Luke McKenzie worked with Clark when AFC Wimbledon started in 2002 and he was the club’s Chief Steward until three years ago. McKenzie saw the approach change completely from the days when we provided match-day stewards at away games due to the size of our fan base in the Combined Counties League.

That particular service was curtailed in 2004 after a game against Coney Hall, staged at Bromley, which resulted in the match being abandoned due to crowd trouble. "We had to take our own volunteer stewards to away games, but Coney Hall was an absolute nightmare and one of the worst nights of my life," he said. "It was pretty much the end of us providing stewards as we did not want to put our own volunteers in danger.

"When the club first started in 2002 it was so different from what we were used to with the old Wimbledon. We would go to away grounds and you could walk right the way around and have a beer too while you watched the game. For home matches, we had a dozen stewards and a little room with no roof on it. If it rained heavily then the jackets would be soaked. Everything changed when we got to the Blue Square South as clubs would bring a few hundred fans. This meant we needed to get outside companies to provide stewards and that all came with pitfalls. The aspect of the club when we had stewards who were basically fans watching the game had to go and the higher we got, the more professional it became with more requirements to fulfil.”

That is certainly the case now for Clark, who is at the heart of AFC Wimbledon’s planning for every home game. “In terms of getting the safety certificate for the Football League, all the stewards we use have to be NVQ level two trained,” he added. “Last summer, we managed to obtain funding to train the volunteer stewards that we have here. We have a dozen in-house stewards and the rest we get from outside, the numbers depending on our assessment of the risk for the particular match. We have to liaise with the local police and the police where the opposition are from to decide how many security personnel to have inside and outside the ground. We will often not let opposition fans into the bars as you are leaving yourselves wide open to problems.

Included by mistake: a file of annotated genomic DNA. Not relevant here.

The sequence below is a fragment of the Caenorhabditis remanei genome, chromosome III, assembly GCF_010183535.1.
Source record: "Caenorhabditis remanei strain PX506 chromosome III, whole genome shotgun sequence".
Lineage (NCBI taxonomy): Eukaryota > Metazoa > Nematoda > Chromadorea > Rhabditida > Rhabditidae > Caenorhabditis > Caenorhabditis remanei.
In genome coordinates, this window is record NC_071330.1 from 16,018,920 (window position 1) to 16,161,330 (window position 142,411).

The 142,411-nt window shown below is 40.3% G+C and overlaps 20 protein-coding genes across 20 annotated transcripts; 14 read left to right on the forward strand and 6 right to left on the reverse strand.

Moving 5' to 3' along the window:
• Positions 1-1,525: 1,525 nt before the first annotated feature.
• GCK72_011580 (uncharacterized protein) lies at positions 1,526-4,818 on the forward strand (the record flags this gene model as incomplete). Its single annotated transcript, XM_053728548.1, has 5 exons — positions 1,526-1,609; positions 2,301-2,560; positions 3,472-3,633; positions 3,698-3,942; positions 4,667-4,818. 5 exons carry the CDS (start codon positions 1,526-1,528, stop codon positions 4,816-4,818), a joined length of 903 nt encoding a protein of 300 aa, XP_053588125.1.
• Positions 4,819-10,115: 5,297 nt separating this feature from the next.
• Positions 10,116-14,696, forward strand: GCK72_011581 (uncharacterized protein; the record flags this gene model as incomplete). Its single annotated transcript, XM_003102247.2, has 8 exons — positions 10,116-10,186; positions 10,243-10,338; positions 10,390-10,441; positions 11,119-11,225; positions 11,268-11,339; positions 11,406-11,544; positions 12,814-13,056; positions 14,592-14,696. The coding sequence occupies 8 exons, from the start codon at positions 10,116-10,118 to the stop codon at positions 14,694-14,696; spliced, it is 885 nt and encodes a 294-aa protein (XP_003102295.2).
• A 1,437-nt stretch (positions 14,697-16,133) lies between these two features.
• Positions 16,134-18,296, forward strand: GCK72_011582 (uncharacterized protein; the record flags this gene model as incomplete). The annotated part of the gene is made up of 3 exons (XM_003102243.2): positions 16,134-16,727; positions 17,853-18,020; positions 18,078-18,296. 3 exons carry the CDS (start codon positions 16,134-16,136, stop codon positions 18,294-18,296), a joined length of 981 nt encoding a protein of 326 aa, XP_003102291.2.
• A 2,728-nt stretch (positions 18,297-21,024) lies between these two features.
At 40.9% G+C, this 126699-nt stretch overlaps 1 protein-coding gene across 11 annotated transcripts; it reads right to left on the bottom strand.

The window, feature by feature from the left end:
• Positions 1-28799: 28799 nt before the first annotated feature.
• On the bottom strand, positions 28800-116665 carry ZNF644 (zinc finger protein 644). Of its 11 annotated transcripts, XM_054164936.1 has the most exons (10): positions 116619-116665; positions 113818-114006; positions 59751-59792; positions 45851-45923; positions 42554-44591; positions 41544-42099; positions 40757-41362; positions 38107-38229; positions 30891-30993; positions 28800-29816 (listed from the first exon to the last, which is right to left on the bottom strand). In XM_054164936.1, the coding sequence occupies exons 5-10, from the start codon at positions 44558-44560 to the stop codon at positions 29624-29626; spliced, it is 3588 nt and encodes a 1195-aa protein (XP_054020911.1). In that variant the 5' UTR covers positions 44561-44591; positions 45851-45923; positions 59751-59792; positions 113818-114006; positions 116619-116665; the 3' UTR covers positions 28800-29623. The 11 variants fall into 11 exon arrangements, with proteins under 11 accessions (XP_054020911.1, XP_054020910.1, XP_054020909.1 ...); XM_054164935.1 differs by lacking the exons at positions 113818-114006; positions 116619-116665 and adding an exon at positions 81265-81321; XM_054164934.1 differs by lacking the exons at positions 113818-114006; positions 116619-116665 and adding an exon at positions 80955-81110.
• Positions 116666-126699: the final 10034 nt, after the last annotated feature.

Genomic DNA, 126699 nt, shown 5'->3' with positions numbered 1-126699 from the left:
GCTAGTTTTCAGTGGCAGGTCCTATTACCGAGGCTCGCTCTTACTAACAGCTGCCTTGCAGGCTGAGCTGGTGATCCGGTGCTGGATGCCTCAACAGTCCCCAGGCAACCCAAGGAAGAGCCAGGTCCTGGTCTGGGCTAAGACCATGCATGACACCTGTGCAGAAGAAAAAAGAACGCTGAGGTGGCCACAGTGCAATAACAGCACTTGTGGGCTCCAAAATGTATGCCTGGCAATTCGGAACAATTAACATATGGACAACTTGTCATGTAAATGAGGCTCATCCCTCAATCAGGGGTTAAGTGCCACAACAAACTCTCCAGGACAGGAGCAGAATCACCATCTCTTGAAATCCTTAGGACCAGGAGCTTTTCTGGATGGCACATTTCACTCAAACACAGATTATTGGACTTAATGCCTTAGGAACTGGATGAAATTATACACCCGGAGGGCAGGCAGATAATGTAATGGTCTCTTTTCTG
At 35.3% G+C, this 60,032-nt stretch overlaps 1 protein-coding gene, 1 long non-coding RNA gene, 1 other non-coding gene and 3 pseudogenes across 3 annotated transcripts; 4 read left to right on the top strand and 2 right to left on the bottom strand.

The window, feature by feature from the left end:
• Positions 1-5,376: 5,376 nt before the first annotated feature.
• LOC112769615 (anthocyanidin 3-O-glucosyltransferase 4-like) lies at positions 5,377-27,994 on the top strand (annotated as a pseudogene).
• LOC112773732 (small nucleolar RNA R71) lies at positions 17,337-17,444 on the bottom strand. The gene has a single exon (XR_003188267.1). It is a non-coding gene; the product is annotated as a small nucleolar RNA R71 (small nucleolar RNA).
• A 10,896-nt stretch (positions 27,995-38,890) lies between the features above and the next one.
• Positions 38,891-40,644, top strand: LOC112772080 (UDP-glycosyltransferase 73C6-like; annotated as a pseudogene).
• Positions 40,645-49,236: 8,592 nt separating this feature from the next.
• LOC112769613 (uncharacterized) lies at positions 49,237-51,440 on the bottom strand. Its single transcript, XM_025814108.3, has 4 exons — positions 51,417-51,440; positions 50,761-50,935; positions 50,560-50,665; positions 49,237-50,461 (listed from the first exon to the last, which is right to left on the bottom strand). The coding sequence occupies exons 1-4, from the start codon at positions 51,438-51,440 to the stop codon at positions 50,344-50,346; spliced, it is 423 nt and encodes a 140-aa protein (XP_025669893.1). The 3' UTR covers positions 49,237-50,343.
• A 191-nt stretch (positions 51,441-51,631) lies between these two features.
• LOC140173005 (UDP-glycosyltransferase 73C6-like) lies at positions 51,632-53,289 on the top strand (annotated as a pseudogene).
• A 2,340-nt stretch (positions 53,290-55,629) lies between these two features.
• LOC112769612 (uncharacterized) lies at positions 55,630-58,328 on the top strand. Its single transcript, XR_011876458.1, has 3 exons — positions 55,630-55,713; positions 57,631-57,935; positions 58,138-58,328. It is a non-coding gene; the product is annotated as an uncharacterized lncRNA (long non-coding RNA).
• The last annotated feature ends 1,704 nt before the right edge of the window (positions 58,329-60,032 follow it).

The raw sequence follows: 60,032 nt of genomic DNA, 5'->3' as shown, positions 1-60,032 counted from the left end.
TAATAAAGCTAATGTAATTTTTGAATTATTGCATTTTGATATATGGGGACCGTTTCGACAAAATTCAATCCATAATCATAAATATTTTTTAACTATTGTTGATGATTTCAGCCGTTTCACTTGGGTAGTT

“We had 43 stewards at the Torquay game and you have to assess everything on a match by match basis. On a Friday I will prepare for a game with a lot of paperwork. I do ground checks when I am here, I will speak to the police to make sure that all the intelligence from them and the opposition club has been channelled to me.

"On a Saturday, I will be here at 9.30am to brief staff and then talk to stewards from outside companies, who will be taken to their sections. We also do a brief with the referee and I meet the duty inspector. It is all systems go and completely different from 10 years ago when you would just turn up at 1.30pm on a match-day. To our fan base it can sometimes look like we are throwing our weight around, but we just want people to be safe. With some clubs you can get thugs who do not care who they upset. The last thing we want is a brawl. We are a Football League club. We cannot afford for the FA to fine us and for the council to reduce our capacity, which they can do.”

Thankfully, Clark and his team have avoided such a scenario and with his dedication to the cause over the past 10 years, it is easy to see why match-days at Wimbledon are in safe hands.